Butterflies love to sunbathe. Since they are cold blooded insects, they like to bask in the sun on warm stones, therefore a garden site with good exposure filled with large stones to capture heat is a good butterfly site condition.
For centuries butterflies have attracted people to their magnificent array of shapes and colours. Today, butterfly watching is a growing pastime second only to bird watching.
By properly creating a butterfly garden habitat, containing nectar flowers for the adults and proper food plants for their offspring (caterpillars), you will do your part to help conserve these beautiful creatures. They will add beauty to your living space and pollinate Butterflies having a watermelon snackyour flowers.
By contacting a local nature club or environment society in your area, you can get information as to the particular species that frequent your area. Butterfly books also give geographic ranges of species.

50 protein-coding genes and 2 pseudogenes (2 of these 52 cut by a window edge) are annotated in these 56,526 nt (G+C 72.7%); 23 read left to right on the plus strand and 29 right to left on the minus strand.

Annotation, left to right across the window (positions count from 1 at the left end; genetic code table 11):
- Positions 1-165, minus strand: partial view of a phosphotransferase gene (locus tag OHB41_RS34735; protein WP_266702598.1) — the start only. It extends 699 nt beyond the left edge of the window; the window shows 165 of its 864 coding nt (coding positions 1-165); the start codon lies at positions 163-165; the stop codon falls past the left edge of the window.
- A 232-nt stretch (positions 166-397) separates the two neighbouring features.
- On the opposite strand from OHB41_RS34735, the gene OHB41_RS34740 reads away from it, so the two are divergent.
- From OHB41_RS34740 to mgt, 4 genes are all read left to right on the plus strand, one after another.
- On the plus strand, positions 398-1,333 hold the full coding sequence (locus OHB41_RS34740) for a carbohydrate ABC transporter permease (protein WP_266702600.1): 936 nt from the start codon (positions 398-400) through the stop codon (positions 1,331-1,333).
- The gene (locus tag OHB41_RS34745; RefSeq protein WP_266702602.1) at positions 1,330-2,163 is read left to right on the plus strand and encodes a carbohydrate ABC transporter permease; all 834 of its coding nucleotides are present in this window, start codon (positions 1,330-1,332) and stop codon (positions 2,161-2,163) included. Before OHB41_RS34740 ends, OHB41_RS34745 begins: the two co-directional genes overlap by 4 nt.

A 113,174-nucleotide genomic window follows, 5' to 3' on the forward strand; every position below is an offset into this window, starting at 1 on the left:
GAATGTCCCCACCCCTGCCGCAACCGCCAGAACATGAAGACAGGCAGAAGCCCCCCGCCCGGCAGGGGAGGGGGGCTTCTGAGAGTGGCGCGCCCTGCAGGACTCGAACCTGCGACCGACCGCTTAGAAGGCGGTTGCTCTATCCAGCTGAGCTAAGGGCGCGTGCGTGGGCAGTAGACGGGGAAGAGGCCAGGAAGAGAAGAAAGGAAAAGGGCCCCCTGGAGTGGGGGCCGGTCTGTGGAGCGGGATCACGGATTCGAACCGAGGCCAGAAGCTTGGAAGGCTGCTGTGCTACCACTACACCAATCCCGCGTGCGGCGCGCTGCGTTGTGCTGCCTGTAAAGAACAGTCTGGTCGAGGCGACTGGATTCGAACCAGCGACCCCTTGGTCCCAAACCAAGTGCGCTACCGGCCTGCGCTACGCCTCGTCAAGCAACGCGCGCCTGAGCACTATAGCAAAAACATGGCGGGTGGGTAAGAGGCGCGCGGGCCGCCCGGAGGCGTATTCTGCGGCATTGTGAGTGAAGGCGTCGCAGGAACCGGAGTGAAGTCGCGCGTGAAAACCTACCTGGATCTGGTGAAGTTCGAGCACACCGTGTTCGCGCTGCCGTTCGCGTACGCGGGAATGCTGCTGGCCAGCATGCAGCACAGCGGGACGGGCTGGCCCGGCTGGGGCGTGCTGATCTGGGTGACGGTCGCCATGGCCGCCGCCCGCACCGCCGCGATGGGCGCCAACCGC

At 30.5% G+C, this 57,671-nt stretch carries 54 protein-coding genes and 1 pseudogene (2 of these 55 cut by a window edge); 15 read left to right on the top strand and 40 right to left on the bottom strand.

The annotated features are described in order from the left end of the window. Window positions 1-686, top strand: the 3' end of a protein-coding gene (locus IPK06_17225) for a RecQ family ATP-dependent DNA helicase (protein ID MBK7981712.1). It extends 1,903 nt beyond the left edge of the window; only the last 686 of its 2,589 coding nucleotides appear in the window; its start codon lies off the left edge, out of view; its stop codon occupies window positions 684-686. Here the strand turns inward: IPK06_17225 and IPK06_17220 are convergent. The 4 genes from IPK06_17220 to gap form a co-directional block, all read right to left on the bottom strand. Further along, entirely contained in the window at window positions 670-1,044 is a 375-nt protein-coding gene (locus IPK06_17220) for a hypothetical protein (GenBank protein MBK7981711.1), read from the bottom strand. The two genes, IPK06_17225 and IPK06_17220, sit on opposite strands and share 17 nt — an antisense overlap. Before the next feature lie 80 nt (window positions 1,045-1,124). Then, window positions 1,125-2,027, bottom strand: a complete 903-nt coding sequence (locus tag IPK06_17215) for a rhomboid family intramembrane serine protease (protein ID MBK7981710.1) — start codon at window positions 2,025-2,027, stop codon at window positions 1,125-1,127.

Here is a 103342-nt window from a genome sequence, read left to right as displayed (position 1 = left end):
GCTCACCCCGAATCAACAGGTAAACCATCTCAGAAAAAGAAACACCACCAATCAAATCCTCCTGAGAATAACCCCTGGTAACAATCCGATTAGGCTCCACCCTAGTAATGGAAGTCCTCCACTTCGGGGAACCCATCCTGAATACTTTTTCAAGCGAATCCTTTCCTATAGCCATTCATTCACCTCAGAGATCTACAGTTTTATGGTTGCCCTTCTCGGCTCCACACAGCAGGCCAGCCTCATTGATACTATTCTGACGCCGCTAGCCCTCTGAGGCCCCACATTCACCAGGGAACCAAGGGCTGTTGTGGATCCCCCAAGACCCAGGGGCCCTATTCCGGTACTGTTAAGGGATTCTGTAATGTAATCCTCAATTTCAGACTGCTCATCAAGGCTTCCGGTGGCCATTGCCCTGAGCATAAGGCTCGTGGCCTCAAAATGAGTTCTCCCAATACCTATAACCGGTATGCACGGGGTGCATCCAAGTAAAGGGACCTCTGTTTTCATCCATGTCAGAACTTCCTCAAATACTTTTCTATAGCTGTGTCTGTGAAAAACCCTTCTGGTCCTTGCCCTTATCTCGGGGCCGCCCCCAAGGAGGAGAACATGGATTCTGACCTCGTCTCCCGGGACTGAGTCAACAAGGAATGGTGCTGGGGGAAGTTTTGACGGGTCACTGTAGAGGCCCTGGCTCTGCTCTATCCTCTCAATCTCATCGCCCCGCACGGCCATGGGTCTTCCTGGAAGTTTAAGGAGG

Your Butterfly Garden can be either formal or informal. Regardless of your choice remember the main elements for your Butterfly Garden:

  • butterflies need a good source of nectar bearing flowers
  • food plants on which to lay their eggs
  • a sunny location sheltered from the wind
  • a source of water
  • an area which is undisturbed
  • pesticides and herbicides cannot be used in or near your butterfly garden


Did You Know?

  • Butterflies taste with their feet.Luna moth resting on hands inside the butterfly conservatory
  • They feed through a long thin straw like tube called a proboscis which they sink into the flower to suck up nectar. When not in use, it's coiled up inside the head. Some Butterflies feed on the juices of rotting fruit.
  • The average life-span of a butterfly is two to three weeks. The exception are migrating species like our own Monarchs which can live up to six months.
  • Butterfly wings are made of tiny scales arranged like shingles as seen on a roof of a house. These scales are what establishes the colours and patterns on the wings. By touching the wings, the scales could come off, it looks like powder and without the scales the wings are very fragile.
  • A person who collects many types of insects is called an Entomologist.
  • Some butterflies and moths live through the winter as eggs, others in the larvae and chrysalis stage (Caterpillar), Monarch Butterflywhile some as adults (butterflies). The adults often hide in leaf piles, under loose bark and stones.